Lew Frankfort

That's a good question, Kimberly. One of the things we did this holiday season was monitor our shipments very carefully so that we would not be in a position where our distributors had excess inventory. We could have obviously shipped considerably more than we did. The reality is that our number one travel market has been Hawaii, and travel inbound to Hawaii is down 8% year-on-year, and that has significantly impacted our business in Hawaii.

We expect that level to stabilize and for the tourist part of our international wholesale business to level off as we put more effort to grow our domestic international wholesale business. So over the next quarter or two, we very well might see lighter shipments than we had contemplated a while ago when travel was stronger. But we expect that in FY '08 for that to bounceback once we anniversary the downward travel levels.

Kimberly Greenberger - Citigroup

Terrific. That's helpful. Thanks, Lew.

Operator

Your next question comes from Paul Lejuez - Credit Suisse.

Paul Lejuez - Credit Suisse

Thanks, guys. Can you just remind us of what sort of money you're spending in some of these newer international markets, just as far as what are the capital investments required? Second, doesn't sound like you leveraged SG&A on the Japan business. How much of a drag on SG&A was Japan? Thanks.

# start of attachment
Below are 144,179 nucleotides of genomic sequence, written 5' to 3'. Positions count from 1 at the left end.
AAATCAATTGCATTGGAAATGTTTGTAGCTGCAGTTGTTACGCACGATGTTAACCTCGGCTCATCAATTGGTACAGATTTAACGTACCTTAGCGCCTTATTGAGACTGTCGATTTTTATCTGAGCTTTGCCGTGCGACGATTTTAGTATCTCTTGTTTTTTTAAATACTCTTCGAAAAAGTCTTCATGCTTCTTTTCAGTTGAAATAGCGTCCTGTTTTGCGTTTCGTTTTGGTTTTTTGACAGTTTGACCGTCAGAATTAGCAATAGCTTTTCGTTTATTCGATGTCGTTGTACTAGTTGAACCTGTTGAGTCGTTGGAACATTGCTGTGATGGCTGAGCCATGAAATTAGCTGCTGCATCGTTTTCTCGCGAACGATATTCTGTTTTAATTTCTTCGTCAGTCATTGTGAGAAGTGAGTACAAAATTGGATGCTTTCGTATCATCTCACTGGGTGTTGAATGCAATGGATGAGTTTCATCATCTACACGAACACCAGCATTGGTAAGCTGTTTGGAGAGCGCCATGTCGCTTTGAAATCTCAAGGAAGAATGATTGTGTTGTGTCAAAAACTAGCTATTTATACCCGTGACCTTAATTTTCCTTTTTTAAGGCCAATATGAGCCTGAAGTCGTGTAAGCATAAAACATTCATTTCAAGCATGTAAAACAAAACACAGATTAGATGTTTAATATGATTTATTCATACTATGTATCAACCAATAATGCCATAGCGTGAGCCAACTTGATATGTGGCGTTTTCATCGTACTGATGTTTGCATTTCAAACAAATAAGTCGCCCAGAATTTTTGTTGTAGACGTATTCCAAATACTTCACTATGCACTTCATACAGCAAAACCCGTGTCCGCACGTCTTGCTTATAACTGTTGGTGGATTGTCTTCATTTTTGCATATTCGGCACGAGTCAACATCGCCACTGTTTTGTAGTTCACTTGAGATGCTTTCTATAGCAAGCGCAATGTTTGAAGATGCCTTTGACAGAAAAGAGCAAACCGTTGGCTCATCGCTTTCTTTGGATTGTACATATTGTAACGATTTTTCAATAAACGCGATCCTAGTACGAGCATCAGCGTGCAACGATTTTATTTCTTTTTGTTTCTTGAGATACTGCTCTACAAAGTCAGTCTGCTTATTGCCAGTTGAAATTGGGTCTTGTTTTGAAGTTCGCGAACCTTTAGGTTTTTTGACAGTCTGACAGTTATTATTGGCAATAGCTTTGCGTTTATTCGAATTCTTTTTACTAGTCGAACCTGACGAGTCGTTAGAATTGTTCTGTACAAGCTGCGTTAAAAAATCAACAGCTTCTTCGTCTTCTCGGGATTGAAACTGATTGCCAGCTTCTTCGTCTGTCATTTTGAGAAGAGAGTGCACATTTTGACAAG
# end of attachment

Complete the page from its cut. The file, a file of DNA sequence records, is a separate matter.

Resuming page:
Mike Devine

First in terms of the international doors that are being opened, Paul, Coach's capital contribution is modest. We actually categorized the new locations in our mind into a couple of categories and only those that we would consider to be what we call strategic will we participate in the capital with our distributor partner, and typically it's at levels of 50% or below. So the weighted average across all of our international store openings is probably somewhere in the 25% to 30% range of the construction costs and the opening costs.

Actually, Paul, it's very interesting in this quarter, SG&A leverage at Coach Japan did contribute to Coach's quarterly SG&A leverage in a very modest way, as their SG&A growth was slower than the Company's total growth as a whole and they were very close to breaking even on their own P&L on SG&A. We should expect to see that over the next quarter or two, as Lew had talked about as we plan the growth trajectory down modestly in Japan. So there actually was a bit of an inflection point for Coach Japan this quarter.